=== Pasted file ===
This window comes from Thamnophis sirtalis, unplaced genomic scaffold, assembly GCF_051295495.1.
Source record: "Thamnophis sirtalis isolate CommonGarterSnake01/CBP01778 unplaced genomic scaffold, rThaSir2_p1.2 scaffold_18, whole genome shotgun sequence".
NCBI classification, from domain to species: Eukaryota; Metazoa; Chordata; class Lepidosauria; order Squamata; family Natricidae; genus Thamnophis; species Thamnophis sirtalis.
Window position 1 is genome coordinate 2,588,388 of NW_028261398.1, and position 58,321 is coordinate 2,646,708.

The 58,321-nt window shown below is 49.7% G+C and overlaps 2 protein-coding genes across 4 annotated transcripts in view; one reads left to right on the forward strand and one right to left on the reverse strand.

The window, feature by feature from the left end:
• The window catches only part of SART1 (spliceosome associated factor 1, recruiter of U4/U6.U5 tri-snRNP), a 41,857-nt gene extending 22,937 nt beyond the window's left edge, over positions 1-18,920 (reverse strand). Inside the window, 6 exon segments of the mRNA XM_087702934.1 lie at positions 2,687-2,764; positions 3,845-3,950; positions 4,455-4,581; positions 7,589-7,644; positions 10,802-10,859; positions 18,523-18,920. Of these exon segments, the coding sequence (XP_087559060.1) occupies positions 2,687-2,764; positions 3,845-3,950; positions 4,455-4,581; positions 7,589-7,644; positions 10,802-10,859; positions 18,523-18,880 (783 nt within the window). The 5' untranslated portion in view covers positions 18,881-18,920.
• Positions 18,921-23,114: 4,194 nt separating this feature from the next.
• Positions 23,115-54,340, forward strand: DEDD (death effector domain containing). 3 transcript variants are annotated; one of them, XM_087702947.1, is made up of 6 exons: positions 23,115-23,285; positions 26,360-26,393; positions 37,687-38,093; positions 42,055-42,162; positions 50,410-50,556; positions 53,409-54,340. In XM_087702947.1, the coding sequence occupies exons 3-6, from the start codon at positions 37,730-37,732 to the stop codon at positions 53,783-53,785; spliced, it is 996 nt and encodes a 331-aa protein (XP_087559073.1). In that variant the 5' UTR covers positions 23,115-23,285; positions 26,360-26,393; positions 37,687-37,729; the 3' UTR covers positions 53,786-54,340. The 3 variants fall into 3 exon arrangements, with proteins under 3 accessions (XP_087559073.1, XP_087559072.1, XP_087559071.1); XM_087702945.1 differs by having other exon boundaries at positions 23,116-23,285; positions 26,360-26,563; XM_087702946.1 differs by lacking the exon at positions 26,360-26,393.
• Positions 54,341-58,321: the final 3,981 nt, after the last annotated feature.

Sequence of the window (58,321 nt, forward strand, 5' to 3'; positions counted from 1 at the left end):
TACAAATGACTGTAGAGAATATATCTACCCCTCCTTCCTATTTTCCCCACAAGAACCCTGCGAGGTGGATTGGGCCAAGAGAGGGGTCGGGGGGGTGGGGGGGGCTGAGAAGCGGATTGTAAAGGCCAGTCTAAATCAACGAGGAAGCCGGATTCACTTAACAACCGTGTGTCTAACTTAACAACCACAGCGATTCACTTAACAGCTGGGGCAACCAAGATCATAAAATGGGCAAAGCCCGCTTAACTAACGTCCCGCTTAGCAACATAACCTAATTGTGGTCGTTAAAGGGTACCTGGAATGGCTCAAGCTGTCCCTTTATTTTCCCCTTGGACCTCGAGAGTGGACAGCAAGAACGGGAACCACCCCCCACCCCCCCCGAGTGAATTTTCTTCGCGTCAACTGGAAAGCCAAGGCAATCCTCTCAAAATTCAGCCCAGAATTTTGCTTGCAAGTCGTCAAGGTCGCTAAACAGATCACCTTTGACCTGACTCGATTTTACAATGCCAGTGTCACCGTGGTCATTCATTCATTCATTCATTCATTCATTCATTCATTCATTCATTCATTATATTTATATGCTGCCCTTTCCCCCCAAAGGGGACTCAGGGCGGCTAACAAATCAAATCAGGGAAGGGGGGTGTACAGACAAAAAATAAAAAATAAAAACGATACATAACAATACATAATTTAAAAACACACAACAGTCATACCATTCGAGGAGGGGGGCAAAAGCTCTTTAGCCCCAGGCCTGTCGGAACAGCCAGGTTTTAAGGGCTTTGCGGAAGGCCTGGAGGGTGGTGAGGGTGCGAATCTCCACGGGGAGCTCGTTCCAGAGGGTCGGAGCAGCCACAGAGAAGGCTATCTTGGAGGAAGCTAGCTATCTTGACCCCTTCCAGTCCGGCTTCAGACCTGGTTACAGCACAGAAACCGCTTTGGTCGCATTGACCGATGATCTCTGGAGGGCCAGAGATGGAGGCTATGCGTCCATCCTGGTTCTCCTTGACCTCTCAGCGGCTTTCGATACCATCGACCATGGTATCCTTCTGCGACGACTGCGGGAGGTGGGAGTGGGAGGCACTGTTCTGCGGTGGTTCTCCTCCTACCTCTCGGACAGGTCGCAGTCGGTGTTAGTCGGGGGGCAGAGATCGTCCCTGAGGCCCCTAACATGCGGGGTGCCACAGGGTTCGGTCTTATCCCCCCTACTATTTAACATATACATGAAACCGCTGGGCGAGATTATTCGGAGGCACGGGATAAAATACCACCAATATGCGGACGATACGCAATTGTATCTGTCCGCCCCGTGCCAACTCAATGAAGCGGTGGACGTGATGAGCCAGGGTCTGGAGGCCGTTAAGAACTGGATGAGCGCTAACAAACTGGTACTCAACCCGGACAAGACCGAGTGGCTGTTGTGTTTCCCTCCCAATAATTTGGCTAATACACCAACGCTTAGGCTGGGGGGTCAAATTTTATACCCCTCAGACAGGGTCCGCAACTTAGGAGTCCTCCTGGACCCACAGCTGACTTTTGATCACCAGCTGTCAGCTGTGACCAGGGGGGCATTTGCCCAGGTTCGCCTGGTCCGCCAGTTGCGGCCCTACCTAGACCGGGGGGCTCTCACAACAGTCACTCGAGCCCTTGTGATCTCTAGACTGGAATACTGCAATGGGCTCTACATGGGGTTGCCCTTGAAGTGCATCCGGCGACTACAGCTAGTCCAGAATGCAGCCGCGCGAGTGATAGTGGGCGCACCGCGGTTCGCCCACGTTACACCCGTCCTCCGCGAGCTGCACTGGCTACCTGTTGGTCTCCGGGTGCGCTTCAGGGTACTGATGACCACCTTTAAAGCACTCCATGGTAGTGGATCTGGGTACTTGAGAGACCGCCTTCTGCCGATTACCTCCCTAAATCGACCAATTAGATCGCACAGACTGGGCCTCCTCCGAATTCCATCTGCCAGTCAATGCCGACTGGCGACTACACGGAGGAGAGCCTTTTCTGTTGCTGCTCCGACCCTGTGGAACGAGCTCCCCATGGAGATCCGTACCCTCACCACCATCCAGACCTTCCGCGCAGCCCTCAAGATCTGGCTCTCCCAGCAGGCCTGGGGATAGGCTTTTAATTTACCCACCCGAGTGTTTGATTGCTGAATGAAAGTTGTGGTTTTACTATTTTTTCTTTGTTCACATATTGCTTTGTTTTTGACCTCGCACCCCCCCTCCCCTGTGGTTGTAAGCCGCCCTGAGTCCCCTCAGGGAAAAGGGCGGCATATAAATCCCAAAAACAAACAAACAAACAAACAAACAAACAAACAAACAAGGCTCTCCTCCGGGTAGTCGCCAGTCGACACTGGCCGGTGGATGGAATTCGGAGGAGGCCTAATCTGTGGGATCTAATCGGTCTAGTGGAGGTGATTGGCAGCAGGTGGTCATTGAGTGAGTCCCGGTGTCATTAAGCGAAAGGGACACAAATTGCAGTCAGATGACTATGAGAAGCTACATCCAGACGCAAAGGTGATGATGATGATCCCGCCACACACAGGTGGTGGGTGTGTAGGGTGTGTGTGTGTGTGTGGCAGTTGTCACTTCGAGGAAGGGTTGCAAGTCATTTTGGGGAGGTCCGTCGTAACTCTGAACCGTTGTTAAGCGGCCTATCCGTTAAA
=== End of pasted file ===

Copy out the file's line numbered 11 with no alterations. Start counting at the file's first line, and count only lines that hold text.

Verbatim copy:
Sequence of the window (58,321 nt, forward strand, 5' to 3'; positions counted from 1 at the left end):